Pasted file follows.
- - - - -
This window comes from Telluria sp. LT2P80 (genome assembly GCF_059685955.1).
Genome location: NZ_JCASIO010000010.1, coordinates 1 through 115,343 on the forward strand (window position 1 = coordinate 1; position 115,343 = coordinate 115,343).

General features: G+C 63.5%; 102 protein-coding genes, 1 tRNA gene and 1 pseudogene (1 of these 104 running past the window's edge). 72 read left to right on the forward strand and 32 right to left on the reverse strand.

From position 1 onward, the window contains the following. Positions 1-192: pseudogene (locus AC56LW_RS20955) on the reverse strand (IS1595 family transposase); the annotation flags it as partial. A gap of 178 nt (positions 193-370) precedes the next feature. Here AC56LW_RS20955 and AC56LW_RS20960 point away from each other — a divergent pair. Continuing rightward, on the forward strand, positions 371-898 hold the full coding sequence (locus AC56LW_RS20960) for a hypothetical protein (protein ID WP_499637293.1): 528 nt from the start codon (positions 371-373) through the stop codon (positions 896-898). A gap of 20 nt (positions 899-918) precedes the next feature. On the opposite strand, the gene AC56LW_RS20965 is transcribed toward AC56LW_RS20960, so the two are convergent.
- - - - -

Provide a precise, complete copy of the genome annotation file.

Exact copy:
This window comes from Telluria sp. LT2P80 (genome assembly GCF_059685955.1).
Genome location: NZ_JCASIO010000010.1, coordinates 1 through 115,343 on the forward strand (window position 1 = coordinate 1; position 115,343 = coordinate 115,343).

General features: G+C 63.5%; 102 protein-coding genes, 1 tRNA gene and 1 pseudogene (1 of these 104 running past the window's edge). 72 read left to right on the forward strand and 32 right to left on the reverse strand.

From position 1 onward, the window contains the following. Positions 1-192: pseudogene (locus AC56LW_RS20955) on the reverse strand (IS1595 family transposase); the annotation flags it as partial. A gap of 178 nt (positions 193-370) precedes the next feature. Here AC56LW_RS20955 and AC56LW_RS20960 point away from each other — a divergent pair. Continuing rightward, on the forward strand, positions 371-898 hold the full coding sequence (locus AC56LW_RS20960) for a hypothetical protein (protein ID WP_499637293.1): 528 nt from the start codon (positions 371-373) through the stop codon (positions 896-898). A gap of 20 nt (positions 899-918) precedes the next feature. On the opposite strand, the gene AC56LW_RS20965 is transcribed toward AC56LW_RS20960, so the two are convergent.